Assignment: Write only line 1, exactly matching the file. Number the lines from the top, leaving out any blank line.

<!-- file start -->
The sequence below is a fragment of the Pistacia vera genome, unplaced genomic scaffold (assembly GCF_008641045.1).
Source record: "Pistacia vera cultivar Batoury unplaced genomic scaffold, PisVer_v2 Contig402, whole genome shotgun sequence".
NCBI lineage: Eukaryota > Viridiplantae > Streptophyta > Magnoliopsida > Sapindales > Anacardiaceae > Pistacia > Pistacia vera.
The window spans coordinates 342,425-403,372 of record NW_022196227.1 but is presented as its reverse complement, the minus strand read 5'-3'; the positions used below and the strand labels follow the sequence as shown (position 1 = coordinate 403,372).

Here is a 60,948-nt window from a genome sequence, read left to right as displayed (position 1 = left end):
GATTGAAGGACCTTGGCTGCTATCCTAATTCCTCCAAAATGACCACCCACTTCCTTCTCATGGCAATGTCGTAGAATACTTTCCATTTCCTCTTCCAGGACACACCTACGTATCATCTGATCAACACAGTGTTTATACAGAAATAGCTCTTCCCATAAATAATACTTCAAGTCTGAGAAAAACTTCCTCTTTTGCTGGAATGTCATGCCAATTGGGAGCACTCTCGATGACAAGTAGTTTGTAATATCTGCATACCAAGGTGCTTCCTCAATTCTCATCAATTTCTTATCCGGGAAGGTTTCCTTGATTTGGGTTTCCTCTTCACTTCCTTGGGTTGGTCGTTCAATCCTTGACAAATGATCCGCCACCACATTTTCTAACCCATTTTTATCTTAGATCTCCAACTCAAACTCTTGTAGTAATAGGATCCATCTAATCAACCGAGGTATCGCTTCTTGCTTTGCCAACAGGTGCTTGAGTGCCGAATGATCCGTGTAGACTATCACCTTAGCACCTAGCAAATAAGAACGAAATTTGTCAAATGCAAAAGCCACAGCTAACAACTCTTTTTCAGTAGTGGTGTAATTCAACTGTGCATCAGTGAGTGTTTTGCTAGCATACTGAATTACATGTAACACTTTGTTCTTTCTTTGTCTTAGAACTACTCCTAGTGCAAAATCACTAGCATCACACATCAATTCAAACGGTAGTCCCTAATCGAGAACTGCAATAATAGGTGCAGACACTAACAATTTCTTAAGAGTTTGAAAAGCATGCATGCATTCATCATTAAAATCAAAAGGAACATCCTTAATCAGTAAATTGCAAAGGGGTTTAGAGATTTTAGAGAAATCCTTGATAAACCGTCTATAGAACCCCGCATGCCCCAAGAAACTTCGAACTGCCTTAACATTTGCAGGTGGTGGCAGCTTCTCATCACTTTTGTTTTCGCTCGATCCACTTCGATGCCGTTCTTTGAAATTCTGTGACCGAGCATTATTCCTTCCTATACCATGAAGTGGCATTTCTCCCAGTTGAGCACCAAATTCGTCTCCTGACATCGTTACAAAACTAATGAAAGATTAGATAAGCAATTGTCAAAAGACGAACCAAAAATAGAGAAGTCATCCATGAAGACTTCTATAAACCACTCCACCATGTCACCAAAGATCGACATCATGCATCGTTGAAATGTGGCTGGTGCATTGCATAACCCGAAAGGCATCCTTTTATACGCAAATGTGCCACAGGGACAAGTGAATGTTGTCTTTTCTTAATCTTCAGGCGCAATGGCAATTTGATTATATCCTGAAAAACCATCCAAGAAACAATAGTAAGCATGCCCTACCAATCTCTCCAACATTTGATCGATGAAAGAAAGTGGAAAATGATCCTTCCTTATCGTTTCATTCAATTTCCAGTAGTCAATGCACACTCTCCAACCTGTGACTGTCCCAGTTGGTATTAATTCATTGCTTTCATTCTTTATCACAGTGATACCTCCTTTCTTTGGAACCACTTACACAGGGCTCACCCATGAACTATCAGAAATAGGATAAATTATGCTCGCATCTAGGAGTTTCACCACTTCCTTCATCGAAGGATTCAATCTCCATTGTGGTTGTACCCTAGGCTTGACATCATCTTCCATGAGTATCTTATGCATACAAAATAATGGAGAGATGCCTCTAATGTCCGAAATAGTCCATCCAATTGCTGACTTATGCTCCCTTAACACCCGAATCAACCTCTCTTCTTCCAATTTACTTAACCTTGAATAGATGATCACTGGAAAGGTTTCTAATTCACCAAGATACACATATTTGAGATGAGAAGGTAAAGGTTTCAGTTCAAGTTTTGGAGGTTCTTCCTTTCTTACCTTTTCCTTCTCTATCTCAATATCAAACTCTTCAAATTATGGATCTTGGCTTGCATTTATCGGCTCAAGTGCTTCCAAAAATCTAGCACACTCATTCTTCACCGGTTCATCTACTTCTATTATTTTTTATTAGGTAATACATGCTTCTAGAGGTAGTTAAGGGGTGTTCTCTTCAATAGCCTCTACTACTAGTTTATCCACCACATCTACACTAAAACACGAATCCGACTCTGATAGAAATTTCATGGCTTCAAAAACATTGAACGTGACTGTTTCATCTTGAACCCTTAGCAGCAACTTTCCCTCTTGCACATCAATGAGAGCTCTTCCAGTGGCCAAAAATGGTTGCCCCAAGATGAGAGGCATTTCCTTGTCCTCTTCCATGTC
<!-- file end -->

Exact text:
The sequence below is a fragment of the Pistacia vera genome, unplaced genomic scaffold (assembly GCF_008641045.1).